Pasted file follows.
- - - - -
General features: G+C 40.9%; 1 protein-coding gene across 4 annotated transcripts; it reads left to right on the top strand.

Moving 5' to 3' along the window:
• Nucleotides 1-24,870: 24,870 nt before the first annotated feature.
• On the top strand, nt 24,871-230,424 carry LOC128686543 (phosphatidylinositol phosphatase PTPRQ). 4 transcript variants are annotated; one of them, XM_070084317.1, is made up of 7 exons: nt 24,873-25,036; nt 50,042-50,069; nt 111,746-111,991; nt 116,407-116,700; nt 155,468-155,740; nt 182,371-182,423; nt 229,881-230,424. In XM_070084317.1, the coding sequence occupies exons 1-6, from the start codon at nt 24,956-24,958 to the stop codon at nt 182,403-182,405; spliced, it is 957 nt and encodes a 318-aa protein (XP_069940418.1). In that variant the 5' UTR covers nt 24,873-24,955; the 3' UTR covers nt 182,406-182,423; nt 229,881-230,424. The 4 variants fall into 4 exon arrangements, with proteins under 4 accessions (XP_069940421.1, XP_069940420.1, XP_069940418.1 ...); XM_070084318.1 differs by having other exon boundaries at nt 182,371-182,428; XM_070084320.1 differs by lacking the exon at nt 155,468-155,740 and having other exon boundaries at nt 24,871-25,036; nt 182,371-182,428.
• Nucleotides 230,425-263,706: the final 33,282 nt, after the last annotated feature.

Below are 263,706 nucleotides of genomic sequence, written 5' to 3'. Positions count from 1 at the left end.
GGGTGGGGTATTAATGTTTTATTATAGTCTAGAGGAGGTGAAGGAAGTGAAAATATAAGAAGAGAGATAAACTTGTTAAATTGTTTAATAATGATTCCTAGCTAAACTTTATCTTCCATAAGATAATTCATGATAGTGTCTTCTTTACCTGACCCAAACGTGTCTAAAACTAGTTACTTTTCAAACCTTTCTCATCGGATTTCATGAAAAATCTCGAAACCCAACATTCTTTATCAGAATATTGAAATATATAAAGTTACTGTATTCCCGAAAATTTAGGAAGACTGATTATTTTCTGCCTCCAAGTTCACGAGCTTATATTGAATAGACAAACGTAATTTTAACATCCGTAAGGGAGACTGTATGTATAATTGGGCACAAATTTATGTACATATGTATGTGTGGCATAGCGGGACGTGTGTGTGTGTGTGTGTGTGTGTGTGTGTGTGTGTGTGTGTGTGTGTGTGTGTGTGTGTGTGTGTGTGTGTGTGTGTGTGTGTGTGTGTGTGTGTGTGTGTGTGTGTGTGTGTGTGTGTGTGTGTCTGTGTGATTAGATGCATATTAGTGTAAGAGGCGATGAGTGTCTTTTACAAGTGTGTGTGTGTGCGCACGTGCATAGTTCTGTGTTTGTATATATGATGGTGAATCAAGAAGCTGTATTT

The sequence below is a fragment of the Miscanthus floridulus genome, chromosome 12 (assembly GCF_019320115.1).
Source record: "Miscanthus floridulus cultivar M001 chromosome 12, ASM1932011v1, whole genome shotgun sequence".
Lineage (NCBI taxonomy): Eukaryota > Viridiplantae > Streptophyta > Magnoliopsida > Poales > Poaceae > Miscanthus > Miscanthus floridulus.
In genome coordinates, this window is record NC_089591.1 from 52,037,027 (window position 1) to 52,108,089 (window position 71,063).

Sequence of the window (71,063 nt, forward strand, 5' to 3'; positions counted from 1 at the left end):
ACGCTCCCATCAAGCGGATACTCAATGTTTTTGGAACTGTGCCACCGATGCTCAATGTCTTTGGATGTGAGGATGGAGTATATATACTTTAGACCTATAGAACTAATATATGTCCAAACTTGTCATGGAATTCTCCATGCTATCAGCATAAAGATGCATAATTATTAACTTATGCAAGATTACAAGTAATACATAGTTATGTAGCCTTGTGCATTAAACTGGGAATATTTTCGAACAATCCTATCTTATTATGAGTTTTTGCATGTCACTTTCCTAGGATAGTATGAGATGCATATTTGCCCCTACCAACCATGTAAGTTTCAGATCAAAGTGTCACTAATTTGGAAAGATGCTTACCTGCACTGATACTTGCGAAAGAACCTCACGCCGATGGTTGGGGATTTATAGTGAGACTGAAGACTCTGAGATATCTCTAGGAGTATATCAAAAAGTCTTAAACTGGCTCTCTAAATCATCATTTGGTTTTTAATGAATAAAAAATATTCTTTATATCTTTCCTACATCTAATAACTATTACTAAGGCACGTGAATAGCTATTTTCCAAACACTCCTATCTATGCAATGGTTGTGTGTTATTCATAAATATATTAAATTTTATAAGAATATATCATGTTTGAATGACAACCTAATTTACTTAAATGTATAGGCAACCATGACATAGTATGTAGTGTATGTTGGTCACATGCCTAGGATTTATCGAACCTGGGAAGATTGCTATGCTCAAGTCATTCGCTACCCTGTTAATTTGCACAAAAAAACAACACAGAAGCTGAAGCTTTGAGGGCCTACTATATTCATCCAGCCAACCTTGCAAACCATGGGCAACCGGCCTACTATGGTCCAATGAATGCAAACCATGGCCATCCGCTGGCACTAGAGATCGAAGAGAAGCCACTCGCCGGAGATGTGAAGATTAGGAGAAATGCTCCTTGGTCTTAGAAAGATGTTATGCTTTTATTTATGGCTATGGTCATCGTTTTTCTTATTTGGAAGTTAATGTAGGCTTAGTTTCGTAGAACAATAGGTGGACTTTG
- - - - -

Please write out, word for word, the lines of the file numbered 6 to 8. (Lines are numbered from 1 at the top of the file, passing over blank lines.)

Below are 263,706 nucleotides of genomic sequence, written 5' to 3'. Positions count from 1 at the left end.
GGGTGGGGTATTAATGTTTTATTATAGTCTAGAGGAGGTGAAGGAAGTGAAAATATAAGAAGAGAGATAAACTTGTTAAATTGTTTAATAATGATTCCTAGCTAAACTTTATCTTCCATAAGATAATTCATGATAGTGTCTTCTTTACCTGACCCAAACGTGTCTAAAACTAGTTACTTTTCAAACCTTTCTCATCGGATTTCATGAAAAATCTCGAAACCCAACATTCTTTATCAGAATATTGAAATATATAAAGTTACTGTATTCCCGAAAATTTAGGAAGACTGATTATTTTCTGCCTCCAAGTTCACGAGCTTATATTGAATAGACAAACGTAATTTTAACATCCGTAAGGGAGACTGTATGTATAATTGGGCACAAATTTATGTACATATGTATGTGTGGCATAGCGGGACGTGTGTGTGTGTGTGTGTGTGTGTGTGTGTGTGTGTGTGTGTGTGTGTGTGTGTGTGTGTGTGTGTGTGTGTGTGTGTGTGTGTGTGTGTGTGTGTGTGTGTGTGTGTGTGTGTGTGTGTGTGTGTCTGTGTGATTAGATGCATATTAGTGTAAGAGGCGATGAGTGTCTTTTACAAGTGTGTGTGTGTGCGCACGTGCATAGTTCTGTGTTTGTATATATGATGGTGAATCAAGAAGCTGTATTT

The sequence below is a fragment of the Miscanthus floridulus genome, chromosome 12 (assembly GCF_019320115.1).